That was due in no small part to the pass rush, which consistently got to the quarterback -- it had at least three sacks in eight different games, including three at USC -- and finished in the top-20 in sacks and tackles for loss. Those numbers, like every major number on last year's defense, were the best since (and in some cases better than) the killer '04 D, which was easily the best of the Tedford era. In that respect, it's hard to expect another brush along the ceiling, especially minus the defense's best player, Follett, who led the team in sacks. But every starter is back on the front line, and every starter is back in the secondary, including All-Pac-10 guys at both spots, end Tyson Alualu and corner Syd'Quan Thompson. Along with last year's big change, a shift from the 4-3 to more 3-4 as a base scheme, the holdovers could be good for a repeat performance.
Best Practices = Give it to Best. As good as Jahvid Best is -- as his ridiculous 8.1 per-carry average attests, he's as good with the ball in his hands as anyone you have in mind this year -- it's hard to argue that he should be getting the ball more. It is true that he only had 20 carries twice last year, in the opening win over Michigan State and the spectacular bowl win over Miami; in any games with less than three week's rest, Best averaged a little under 14 carries, a low number for such an obvious game-changing threat.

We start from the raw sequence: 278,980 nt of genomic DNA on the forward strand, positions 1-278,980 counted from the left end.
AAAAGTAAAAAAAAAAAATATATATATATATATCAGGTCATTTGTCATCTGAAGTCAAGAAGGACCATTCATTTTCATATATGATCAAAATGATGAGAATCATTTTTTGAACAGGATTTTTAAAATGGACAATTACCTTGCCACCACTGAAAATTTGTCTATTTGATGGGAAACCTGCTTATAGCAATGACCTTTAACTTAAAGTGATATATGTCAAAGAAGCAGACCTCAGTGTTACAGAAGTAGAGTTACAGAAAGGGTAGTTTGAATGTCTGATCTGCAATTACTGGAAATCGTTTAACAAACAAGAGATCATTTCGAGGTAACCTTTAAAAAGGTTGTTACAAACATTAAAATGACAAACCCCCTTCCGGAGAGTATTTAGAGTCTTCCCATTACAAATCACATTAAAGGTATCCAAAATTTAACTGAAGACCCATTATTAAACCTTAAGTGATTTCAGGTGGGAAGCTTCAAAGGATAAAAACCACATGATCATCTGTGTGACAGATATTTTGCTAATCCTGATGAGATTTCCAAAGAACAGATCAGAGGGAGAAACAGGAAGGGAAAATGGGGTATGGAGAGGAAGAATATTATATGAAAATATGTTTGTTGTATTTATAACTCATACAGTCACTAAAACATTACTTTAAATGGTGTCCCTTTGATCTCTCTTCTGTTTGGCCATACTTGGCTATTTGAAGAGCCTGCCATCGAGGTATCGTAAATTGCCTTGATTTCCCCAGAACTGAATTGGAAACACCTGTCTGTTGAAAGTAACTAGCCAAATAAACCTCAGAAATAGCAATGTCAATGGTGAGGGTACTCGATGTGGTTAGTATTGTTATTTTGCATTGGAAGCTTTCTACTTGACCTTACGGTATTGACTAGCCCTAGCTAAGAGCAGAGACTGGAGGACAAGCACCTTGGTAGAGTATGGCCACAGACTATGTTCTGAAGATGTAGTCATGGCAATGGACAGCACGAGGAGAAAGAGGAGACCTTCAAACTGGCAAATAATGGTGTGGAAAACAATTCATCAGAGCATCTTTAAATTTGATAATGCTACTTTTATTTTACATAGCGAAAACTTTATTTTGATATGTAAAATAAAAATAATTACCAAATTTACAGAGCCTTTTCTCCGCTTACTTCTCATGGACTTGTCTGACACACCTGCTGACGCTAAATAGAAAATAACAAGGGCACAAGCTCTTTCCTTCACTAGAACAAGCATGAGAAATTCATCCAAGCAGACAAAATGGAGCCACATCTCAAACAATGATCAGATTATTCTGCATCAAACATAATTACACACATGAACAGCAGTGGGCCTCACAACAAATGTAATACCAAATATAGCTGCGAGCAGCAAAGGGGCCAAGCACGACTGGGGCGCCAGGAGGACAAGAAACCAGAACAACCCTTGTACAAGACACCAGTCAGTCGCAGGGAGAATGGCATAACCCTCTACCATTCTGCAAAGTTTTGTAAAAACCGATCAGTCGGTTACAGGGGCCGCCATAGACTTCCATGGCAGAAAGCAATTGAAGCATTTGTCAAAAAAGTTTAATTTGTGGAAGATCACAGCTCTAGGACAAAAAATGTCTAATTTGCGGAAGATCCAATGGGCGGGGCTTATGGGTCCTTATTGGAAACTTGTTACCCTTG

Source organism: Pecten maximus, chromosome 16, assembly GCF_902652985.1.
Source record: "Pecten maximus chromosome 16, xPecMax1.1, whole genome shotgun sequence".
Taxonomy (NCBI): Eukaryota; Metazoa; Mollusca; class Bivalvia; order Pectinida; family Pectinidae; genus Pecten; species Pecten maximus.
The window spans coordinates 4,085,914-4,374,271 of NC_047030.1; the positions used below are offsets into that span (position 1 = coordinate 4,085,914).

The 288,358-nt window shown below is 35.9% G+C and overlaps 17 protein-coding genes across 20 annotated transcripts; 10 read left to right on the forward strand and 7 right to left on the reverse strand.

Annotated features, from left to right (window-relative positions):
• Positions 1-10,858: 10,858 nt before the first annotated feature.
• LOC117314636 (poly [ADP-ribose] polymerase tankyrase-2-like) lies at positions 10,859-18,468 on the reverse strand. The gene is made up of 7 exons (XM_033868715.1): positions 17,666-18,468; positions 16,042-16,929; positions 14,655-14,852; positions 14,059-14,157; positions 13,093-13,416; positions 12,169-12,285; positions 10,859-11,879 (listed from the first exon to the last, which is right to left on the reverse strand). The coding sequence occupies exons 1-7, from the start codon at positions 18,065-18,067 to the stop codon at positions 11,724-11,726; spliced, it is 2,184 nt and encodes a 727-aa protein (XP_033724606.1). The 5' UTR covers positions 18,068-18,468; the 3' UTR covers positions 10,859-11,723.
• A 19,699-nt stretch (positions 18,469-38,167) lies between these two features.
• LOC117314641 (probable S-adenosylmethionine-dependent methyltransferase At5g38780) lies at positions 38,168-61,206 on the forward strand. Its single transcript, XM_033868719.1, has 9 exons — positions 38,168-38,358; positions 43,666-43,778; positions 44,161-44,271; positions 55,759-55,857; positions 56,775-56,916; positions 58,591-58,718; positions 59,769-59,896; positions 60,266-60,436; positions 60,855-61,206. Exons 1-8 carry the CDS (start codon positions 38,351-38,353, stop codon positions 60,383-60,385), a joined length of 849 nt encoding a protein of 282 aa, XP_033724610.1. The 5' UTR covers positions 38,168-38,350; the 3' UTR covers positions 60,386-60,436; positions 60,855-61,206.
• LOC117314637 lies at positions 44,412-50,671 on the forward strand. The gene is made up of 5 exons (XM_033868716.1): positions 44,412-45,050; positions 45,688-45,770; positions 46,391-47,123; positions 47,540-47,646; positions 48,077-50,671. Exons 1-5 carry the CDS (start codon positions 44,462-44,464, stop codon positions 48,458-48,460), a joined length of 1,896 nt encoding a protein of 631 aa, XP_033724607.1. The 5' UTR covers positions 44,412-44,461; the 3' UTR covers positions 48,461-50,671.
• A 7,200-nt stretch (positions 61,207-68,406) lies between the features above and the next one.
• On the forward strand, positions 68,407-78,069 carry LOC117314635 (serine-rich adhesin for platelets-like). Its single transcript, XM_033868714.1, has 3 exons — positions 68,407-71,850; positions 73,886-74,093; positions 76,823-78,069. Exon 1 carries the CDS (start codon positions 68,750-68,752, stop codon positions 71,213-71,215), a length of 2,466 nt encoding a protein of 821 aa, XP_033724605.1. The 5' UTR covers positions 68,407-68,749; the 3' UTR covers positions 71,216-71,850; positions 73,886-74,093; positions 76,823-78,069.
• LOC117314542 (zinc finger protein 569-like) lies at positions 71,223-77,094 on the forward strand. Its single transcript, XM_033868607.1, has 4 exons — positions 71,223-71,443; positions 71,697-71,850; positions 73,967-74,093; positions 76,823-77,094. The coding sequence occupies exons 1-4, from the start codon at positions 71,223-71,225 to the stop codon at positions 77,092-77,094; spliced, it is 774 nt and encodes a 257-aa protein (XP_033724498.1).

Considering a) how thoroughly he dominated on limited touches against the worst teams -- 200 yards, 3 TDs on 14 carries against Washington State; 19 carries for 201 and 2 TDs against Stanford; 19 for 311 and 4 TDs against Washington -- and b) his relatively active involvement in the passing and return games, and c) the persistence of talented backup Shane Vereen in getting his own share of touches, there's really only one quasi-complaint you can make about Best's role in the offense: